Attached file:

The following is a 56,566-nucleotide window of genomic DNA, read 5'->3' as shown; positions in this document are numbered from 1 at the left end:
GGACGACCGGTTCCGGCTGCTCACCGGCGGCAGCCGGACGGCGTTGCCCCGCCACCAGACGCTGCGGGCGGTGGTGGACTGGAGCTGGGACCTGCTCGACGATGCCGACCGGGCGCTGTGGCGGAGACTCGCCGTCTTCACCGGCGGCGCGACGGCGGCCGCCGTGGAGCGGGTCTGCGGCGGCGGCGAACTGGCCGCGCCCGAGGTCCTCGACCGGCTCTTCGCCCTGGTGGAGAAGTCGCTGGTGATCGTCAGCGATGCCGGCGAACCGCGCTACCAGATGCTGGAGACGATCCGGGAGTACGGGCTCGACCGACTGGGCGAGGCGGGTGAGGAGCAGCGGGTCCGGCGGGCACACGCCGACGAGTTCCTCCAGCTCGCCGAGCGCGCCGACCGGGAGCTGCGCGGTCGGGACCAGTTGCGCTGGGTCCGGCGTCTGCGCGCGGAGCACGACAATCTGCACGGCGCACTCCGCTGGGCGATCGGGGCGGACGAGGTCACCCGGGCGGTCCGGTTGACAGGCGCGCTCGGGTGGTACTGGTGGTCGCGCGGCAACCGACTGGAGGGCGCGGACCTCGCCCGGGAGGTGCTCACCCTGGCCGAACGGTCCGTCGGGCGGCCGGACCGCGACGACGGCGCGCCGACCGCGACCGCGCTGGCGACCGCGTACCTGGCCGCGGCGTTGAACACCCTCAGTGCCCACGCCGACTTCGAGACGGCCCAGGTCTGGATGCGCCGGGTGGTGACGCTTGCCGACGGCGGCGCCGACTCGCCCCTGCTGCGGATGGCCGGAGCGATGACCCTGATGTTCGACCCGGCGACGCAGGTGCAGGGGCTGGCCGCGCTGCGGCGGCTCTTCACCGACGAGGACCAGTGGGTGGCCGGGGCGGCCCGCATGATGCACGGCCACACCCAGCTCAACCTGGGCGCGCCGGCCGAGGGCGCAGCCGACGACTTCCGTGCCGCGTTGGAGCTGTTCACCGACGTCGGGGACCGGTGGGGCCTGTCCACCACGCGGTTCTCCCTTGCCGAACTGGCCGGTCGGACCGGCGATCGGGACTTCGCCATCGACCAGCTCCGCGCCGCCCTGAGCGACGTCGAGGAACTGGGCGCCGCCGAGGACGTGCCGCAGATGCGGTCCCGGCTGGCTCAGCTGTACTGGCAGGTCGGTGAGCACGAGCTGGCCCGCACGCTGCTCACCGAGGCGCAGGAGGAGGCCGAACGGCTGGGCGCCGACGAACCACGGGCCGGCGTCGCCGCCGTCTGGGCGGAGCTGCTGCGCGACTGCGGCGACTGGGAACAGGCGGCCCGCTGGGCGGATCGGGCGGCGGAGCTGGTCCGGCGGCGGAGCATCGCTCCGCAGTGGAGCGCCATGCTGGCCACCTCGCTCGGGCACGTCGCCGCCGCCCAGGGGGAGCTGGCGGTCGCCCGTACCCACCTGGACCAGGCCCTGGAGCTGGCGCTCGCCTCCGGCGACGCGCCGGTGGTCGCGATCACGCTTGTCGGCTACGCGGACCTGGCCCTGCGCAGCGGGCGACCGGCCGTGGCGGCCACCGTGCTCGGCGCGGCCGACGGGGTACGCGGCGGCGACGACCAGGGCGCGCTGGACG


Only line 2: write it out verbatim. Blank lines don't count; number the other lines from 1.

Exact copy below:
GGACGACCGGTTCCGGCTGCTCACCGGCGGCAGCCGGACGGCGTTGCCCCGCCACCAGACGCTGCGGGCGGTGGTGGACTGGAGCTGGGACCTGCTCGACGATGCCGACCGGGCGCTGTGGCGGAGACTCGCCGTCTTCACCGGCGGCGCGACGGCGGCCGCCGTGGAGCGGGTCTGCGGCGGCGGCGAACTGGCCGCGCCCGAGGTCCTCGACCGGCTCTTCGCCCTGGTGGAGAAGTCGCTGGTGATCGTCAGCGATGCCGGCGAACCGCGCTACCAGATGCTGGAGACGATCCGGGAGTACGGGCTCGACCGACTGGGCGAGGCGGGTGAGGAGCAGCGGGTCCGGCGGGCACACGCCGACGAGTTCCTCCAGCTCGCCGAGCGCGCCGACCGGGAGCTGCGCGGTCGGGACCAGTTGCGCTGGGTCCGGCGTCTGCGCGCGGAGCACGACAATCTGCACGGCGCACTCCGCTGGGCGATCGGGGCGGACGAGGTCACCCGGGCGGTCCGGTTGACAGGCGCGCTCGGGTGGTACTGGTGGTCGCGCGGCAACCGACTGGAGGGCGCGGACCTCGCCCGGGAGGTGCTCACCCTGGCCGAACGGTCCGTCGGGCGGCCGGACCGCGACGACGGCGCGCCGACCGCGACCGCGCTGGCGACCGCGTACCTGGCCGCGGCGTTGAACACCCTCAGTGCCCACGCCGACTTCGAGACGGCCCAGGTCTGGATGCGCCGGGTGGTGACGCTTGCCGACGGCGGCGCCGACTCGCCCCTGCTGCGGATGGCCGGAGCGATGACCCTGATGTTCGACCCGGCGACGCAGGTGCAGGGGCTGGCCGCGCTGCGGCGGCTCTTCACCGACGAGGACCAGTGGGTGGCCGGGGCGGCCCGCATGATGCACGGCCACACCCAGCTCAACCTGGGCGCGCCGGCCGAGGGCGCAGCCGACGACTTCCGTGCCGCGTTGGAGCTGTTCACCGACGTCGGGGACCGGTGGGGCCTGTCCACCACGCGGTTCTCCCTTGCCGAACTGGCCGGTCGGACCGGCGATCGGGACTTCGCCATCGACCAGCTCCGCGCCGCCCTGAGCGACGTCGAGGAACTGGGCGCCGCCGAGGACGTGCCGCAGATGCGGTCCCGGCTGGCTCAGCTGTACTGGCAGGTCGGTGAGCACGAGCTGGCCCGCACGCTGCTCACCGAGGCGCAGGAGGAGGCCGAACGGCTGGGCGCCGACGAACCACGGGCCGGCGTCGCCGCCGTCTGGGCGGAGCTGCTGCGCGACTGCGGCGACTGGGAACAGGCGGCCCGCTGGGCGGATCGGGCGGCGGAGCTGGTCCGGCGGCGGAGCATCGCTCCGCAGTGGAGCGCCATGCTGGCCACCTCGCTCGGGCACGTCGCCGCCGCCCAGGGGGAGCTGGCGGTCGCCCGTACCCACCTGGACCAGGCCCTGGAGCTGGCGCTCGCCTCCGGCGACGCGCCGGTGGTCGCGATCACGCTTGTCGGCTACGCGGACCTGGCCCTGCGCAGCGGGCGACCGGCCGTGGCGGCCACCGTGCTCGGCGCGGCCGACGGGGTACGCGGCGGCGACGACCAGGGCGCGCTGGACG